October 30, 2020
There are mornings when I admit it’s hard to get out of bed. This past Tuesday was one of those mornings.
Maybe it was because Amy Coney Barrett had just been confirmed the night before to replace Justice Ginsburg on the U.S. Supreme Court, in a rushed process that violated not only internal Senate rules, but also Majority Leader McConnell’s own precedent that a Supreme Court justice should not be replaced during an election year.
Maybe it was because another Black man Walter Wallace, who suffered from mental health issues, had been repeatedly shot and killed by police in Philadelphia in front of his mother, the day before.
And I’m sure it didn’t help that my toddler woke up screaming in the middle of the night and wouldn’t go back to sleep.
We are all experiencing stress and weariness about the state of our nation and the pandemic. And like most everyone I know, I am ready for 2020 to be over, and for us to be able to turn the page on this dark chapter in our country’s history.
It’s in these darkest moments that I look for inspiration and encouragement, to keep from giving into despondency and dismay.
And I find it from my heroes.
I find strength from the late Justice Ruth Bader Ginsberg, who could not only do more push-ups at the age of 82 than I can at 42, but who also blazed a trail for gender justice and the equal treatment of women.
I find resiliency from the late John Lewis, who was arrested over 40 times in his lifetime of service to justice and equality for Black Americans, including the right to vote.
And I find resolve from Susan B. Anthony who said: “Someone struggled for your right to vote. Use it.”
Already, millions of Americans have already voted, despite waiting in line for four, five, or six hours. This election is on track to reach historic levels of turnout despite voter suppression and a pandemic – that alone is a triumph of our democracy.
If you are eligible to vote but have not done so yet, make a plan now at www.IWillVote.com.
While casting our ballot is essential, voting alone is not enough.
Our work continues on November 4, regardless of the outcome of this election.
We must repair the damage that’s been done to our democracy. That includes ending voter suppression and partisan gerrymandering, reforming the judiciary, strengthening our system of checks and balances, and passing new ethics and conflict of interest rules for the 21st century.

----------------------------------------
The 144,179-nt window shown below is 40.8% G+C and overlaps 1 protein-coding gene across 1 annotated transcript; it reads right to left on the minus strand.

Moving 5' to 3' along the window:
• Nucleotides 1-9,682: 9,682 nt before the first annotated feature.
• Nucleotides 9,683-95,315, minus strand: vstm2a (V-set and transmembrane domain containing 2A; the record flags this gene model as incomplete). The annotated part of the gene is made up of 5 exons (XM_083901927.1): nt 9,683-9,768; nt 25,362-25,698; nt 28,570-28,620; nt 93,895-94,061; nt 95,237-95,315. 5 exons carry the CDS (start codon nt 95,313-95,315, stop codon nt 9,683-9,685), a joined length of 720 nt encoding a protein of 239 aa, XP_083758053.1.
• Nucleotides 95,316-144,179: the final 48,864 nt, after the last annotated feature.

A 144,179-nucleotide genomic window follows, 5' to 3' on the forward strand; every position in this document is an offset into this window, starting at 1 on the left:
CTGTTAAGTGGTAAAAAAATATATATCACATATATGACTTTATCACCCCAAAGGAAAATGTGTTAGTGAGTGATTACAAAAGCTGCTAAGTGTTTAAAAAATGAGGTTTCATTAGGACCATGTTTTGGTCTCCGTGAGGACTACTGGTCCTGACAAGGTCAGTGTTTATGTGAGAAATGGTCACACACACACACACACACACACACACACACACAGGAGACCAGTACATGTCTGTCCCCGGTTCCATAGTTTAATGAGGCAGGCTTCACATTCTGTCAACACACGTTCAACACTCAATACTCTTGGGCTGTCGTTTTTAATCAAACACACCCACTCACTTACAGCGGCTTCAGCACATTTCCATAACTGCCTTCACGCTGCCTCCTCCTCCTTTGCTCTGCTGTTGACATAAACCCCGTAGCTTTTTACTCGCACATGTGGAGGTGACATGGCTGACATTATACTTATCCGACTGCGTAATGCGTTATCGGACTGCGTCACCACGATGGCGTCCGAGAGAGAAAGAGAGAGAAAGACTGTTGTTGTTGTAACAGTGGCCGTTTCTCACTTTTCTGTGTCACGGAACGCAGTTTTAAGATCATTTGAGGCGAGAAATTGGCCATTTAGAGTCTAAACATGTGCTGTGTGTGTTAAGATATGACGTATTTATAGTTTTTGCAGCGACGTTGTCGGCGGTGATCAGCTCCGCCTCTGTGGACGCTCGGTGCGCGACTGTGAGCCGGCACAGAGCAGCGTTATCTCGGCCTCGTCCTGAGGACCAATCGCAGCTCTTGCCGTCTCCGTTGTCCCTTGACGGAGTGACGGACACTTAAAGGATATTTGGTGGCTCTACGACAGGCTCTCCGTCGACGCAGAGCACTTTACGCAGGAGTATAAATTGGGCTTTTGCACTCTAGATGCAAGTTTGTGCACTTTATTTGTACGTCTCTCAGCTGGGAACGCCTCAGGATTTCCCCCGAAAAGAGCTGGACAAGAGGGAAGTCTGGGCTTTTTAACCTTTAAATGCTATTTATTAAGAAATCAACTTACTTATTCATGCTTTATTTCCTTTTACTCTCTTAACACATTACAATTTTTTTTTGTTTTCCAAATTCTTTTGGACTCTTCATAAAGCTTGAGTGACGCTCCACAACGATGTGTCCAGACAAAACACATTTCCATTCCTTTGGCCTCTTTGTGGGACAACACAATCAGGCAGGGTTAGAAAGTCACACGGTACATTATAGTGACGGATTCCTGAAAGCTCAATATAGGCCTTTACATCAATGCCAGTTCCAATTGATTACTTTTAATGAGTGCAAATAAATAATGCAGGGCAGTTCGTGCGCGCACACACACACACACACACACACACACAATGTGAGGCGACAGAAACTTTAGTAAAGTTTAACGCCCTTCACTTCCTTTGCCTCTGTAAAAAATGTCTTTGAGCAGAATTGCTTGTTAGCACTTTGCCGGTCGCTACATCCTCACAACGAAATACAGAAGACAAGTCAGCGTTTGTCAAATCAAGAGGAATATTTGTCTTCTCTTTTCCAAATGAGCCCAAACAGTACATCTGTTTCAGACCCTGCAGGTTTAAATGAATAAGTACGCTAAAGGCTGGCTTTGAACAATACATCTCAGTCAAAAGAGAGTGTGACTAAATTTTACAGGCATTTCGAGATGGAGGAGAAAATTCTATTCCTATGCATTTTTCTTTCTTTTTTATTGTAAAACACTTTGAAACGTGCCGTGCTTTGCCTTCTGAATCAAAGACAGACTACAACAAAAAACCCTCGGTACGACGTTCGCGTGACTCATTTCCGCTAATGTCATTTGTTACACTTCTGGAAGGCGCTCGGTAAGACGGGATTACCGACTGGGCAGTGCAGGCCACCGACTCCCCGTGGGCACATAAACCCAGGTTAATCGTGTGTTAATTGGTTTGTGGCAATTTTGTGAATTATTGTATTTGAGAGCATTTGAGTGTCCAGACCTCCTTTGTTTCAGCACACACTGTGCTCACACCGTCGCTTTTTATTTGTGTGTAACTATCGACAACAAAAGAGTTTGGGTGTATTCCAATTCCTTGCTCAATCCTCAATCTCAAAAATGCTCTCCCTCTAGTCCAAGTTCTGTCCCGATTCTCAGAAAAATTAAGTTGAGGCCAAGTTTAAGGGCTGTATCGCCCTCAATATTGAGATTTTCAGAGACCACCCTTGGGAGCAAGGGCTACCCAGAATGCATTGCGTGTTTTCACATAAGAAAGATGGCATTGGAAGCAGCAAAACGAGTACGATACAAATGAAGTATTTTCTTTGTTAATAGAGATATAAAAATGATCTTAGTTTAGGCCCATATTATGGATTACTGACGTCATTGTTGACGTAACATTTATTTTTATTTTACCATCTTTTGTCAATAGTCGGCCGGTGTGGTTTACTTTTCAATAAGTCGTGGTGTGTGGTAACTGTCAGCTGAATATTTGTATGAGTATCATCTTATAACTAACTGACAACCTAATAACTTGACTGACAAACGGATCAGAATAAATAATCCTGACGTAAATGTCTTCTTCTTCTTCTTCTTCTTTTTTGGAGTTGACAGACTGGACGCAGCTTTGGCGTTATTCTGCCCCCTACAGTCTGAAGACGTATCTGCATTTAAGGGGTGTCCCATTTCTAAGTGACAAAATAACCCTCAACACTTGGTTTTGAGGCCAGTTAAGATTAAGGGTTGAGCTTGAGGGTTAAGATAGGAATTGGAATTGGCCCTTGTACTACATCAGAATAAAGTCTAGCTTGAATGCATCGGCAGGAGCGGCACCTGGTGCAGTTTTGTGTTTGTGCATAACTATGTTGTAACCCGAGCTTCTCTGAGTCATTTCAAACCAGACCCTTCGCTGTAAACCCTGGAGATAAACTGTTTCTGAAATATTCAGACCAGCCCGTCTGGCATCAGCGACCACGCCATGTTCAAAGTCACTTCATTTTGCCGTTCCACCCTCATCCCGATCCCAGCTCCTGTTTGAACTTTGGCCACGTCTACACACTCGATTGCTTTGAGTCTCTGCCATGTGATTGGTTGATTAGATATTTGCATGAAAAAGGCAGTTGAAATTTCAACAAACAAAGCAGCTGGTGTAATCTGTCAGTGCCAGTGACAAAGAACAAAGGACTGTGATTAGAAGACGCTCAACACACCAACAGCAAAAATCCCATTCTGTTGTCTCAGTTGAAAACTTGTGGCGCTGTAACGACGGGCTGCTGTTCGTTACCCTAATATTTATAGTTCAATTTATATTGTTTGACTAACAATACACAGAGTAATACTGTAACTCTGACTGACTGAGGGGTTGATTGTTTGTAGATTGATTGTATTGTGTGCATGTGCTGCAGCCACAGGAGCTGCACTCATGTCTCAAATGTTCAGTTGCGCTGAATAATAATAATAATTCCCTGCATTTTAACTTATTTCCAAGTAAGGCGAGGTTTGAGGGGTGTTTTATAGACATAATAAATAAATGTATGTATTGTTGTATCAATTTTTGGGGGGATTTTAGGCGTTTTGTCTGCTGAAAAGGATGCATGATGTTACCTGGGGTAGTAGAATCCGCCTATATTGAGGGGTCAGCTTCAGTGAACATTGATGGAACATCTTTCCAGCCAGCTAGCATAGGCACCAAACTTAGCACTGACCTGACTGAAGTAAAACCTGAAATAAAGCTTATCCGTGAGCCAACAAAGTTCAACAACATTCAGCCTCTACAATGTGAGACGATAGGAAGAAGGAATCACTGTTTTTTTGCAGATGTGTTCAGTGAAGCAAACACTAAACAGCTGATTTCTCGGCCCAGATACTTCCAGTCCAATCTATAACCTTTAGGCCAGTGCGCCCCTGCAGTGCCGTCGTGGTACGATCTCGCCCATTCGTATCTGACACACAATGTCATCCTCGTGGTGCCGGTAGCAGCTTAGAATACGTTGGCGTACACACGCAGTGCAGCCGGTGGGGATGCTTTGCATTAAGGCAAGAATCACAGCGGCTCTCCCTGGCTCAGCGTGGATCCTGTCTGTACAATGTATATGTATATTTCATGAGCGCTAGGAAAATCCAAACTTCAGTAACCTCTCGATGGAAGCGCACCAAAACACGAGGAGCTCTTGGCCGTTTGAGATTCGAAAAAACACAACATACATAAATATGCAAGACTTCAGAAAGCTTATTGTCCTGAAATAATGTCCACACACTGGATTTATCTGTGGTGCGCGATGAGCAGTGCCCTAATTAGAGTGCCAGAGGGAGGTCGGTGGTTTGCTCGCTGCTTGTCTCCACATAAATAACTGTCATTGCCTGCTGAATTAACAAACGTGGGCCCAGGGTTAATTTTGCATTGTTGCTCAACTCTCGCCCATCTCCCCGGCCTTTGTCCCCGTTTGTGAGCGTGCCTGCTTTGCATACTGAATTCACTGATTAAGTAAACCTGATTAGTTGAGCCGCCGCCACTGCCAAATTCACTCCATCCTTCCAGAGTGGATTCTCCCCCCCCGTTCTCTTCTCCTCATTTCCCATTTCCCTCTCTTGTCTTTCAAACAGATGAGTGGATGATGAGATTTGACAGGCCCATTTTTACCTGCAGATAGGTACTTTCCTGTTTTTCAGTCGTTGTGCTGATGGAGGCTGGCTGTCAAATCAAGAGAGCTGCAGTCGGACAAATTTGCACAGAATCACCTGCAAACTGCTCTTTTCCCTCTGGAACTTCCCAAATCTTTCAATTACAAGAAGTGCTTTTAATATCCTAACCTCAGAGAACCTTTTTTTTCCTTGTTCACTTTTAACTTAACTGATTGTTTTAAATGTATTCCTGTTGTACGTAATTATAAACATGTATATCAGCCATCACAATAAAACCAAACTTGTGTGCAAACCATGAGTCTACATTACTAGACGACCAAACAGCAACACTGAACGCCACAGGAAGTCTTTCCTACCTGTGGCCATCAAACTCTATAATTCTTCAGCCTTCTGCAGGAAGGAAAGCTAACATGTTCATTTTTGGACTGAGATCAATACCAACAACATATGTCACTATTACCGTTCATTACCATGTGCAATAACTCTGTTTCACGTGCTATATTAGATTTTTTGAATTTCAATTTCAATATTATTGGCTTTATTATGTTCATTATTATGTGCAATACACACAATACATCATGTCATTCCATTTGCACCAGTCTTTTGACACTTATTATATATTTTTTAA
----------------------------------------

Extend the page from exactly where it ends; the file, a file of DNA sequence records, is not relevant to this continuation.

We must rebuild the rights and protections for marginalized communities that have been eviscerated by the current federal administration. And we must continue expanding those protections to move our nation closer to what we aspire to be. That means, as a start, restoring the Voting Rights Act and passing legislation like the Equality Act, the Justice in Policing Act, and comprehensive immigration reform.
And we must realign the values of our nation to point to justice, compassion, inclusion, and fairness. That means neutralizing hate and disinformation online, confronting organizations and groups that advance white supremacist and nationalist agendas, and combatting domestic terrorism. It means advancing strategic and impactful public education campaigns that bridge differences across our society, celebrate diversity and pluralism, and humanize differences.
There is no other choice but to fight for what we love, what we dream of, and for each other. Not when there is so much on the line.
Just before her death, Susan B. Anthony said: “Failure is impossible.”
Heroes, like all people, are not perfect, and their legacies are complicated. For example, while Anthony was an abolitionist and considered an ally by many of the Black civil rights leaders of her time, she was also part of white suffragette leadership that accommodated racist forces in order to advance political goals.
While Anthony never lived to see the adoption of the 19th amendment 100 years ago granting women the right to vote, she maintained faith in the power of regular people to move our nation ever closer to becoming a true democracy.
I share that faith in our power to move us closer to our collective ideals of justice. And I know that we are strongest when move together, support each other, and lift one another up.
Before this election, I am asking all of you not just to vote, but to commit to the work ahead. Because regardless of the ultimate results of this election, the American project of creating a truly pluralistic and inclusive democracy remains unfinished. While none of us can do that work alone, we will only succeed if we all engage.
Join GLAD in the never-ending project of ensuring that our nation’s story is one of ever expanding inclusion, equality, and justice for all.